The Prison Policy Initiative, an organization that conducts research and advocacy on incarceration policy, today released the first analysis of how the Census Bureau's method of counting incarcerated people reduces the population of Texas' urban areas.
A little known quirk in the Census counts people in prison as if they were residents of the prison town. "This inflates the population of rural prison hosting areas, and shortchanges the urban areas most prisoners come from" said report co-author Rose Heyer. Texas' prison population grew five times larger from 1980 to 2000.
Twenty-five thousands residents of Harris County, and 20,000 Dallas residents were credited to the populations of the rural legislative districts that contain the majority of Texas' prisons, says the report which combines Census and state corrections data.
Changing the numbers changes how democracy works. "Miscounting prisoners changes the way that state legislative districts are drawn," said report co-author Peter Wagner. "This census policy creates an inaccurate picture of our communities, and state legislatures that rely on Census data likely violate the constitutional principle of one person one vote."
The report identifies one district, House District 13 (which includes Walker county, represented by Lois Kolkhorst) that counts among its census population 16,670 incarcerated people. The District is 11.97% prisoners, a higher figure than in any other state legislative district yet discovered in the United States. Prisoners can't vote in Texas, and on their release they will be returning to their home communities, but their presence at the prison town in the Census dilutes the votes of their family members back home. Says Wagner: "Every group of 88 residents in District 13 gets as much of a say over state affairs as 100 people in Houston or Dallas. The Supreme Court's 'One Person One Vote' rule was supposed to eliminate such large difference in voting power."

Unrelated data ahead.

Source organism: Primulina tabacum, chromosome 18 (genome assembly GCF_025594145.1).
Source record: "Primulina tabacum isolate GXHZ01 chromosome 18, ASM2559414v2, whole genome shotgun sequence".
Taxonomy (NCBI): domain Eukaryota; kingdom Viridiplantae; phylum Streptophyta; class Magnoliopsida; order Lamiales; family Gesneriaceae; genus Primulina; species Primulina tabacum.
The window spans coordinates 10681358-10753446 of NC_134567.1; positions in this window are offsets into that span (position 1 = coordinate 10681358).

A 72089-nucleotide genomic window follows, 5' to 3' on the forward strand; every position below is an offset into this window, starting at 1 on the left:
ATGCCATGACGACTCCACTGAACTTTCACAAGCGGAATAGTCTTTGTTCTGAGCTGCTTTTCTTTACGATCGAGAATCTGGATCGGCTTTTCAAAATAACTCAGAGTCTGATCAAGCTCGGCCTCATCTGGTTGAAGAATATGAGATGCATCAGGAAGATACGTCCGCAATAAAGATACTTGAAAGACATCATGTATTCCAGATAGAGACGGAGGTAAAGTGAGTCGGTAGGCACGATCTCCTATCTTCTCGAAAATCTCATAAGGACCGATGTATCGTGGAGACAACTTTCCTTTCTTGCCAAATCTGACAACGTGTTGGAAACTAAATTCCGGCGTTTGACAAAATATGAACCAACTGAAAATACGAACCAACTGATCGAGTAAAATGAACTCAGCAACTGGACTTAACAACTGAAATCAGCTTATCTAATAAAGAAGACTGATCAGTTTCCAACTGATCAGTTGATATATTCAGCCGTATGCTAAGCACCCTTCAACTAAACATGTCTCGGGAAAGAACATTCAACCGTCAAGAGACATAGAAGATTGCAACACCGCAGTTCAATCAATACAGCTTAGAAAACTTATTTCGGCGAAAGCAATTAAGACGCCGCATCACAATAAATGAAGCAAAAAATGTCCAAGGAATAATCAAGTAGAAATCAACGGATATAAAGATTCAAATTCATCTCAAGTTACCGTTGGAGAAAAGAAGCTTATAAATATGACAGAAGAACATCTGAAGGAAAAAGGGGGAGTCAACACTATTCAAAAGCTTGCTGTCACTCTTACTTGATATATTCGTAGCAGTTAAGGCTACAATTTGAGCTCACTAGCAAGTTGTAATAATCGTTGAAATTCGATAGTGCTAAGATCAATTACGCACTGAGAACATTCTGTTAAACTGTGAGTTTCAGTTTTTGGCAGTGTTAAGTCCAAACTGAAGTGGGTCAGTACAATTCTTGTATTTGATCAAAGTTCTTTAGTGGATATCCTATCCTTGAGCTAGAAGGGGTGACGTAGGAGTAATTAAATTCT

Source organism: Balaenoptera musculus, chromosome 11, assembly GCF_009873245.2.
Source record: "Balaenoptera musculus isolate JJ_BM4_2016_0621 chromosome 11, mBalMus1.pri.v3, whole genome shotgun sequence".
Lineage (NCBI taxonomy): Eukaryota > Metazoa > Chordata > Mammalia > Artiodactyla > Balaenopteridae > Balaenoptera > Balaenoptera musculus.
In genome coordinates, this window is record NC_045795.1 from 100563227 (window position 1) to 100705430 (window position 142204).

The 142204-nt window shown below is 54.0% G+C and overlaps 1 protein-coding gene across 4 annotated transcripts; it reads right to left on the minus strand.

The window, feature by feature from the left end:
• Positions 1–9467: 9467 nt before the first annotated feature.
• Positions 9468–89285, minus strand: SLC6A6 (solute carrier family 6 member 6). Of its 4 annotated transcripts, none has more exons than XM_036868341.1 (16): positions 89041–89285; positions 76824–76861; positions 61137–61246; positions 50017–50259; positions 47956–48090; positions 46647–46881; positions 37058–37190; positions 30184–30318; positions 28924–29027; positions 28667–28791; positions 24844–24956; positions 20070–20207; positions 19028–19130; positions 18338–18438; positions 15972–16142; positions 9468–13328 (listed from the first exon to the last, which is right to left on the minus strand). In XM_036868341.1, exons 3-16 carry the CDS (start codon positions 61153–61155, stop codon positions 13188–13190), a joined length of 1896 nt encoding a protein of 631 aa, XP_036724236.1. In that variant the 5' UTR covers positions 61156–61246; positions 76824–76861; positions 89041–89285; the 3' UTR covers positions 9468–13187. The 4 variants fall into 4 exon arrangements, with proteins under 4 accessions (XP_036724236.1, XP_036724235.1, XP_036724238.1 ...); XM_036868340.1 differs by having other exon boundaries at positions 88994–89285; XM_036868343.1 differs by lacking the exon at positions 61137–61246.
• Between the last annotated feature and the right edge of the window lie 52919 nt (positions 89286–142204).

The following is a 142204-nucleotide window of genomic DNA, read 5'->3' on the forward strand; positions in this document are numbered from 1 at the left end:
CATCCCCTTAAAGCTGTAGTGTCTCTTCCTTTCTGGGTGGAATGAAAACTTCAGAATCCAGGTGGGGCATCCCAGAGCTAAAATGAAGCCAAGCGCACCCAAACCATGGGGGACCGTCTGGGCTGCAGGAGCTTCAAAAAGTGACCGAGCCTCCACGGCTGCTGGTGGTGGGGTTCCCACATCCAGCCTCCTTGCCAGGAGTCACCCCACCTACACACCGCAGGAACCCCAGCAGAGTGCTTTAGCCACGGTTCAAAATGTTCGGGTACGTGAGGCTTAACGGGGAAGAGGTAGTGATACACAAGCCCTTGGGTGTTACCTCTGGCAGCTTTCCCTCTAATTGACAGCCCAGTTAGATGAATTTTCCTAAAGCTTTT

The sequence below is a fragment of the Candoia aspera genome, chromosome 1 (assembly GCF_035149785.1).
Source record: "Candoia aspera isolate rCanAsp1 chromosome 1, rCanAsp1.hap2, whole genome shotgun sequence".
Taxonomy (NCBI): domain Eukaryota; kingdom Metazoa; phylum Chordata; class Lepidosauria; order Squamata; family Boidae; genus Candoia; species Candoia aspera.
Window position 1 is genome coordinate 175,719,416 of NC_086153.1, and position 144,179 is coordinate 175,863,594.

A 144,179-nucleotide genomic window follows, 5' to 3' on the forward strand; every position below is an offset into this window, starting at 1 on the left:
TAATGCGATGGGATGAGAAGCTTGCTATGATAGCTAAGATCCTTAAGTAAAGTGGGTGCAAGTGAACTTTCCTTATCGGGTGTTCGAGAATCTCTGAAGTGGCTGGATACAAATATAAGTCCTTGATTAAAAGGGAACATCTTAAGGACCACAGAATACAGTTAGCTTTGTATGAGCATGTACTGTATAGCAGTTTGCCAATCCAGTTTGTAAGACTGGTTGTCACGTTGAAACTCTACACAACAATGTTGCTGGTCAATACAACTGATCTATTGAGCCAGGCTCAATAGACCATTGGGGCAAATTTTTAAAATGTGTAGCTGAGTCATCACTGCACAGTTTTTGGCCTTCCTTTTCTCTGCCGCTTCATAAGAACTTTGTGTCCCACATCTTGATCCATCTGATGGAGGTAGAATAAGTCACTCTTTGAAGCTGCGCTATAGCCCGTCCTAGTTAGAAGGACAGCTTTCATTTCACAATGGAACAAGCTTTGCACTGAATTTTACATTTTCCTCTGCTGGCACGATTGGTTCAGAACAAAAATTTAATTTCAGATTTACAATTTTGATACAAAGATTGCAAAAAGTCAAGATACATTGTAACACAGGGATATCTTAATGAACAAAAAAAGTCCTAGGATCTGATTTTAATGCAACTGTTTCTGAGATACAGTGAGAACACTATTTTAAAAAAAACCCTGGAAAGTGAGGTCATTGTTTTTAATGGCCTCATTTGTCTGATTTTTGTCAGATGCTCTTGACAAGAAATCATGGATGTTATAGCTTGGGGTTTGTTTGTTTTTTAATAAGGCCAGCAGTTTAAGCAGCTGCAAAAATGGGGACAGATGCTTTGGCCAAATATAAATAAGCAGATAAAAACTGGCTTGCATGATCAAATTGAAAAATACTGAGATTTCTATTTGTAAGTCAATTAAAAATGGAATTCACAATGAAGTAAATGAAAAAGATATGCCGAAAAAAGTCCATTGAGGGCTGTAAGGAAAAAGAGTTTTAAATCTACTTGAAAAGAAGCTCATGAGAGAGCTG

The report, Importing Constituents: Prisoners and Political Clout in Texas, is part of a national series of studies funded by the Open Society Institute's Soros Justice Fellowship Program in New York City. Report co-author Peter Wagner is Soros Justice Fellow leading a national effort to change how the Census Bureau counts incarcerated people.
The Prison Policy Initiative (PPI) conducts research and advocacy on incarceration policy. Its work starts with the idea that the racial, gender and economic disparities between the prison population and the larger society represent the grounds for a democratic catastrophe. PPI's concept of prison reform is based not only in opposition to a rising rate of incarceration, but in the search for a lasting solution to pressing social problems superior to temporarily warehousing our citizens in prisons and jails.
The Prison Policy Initiative is based in Northampton, Massachusetts. For more information about PPI or prison policy in general, visit http://www.prisonpolicy.org.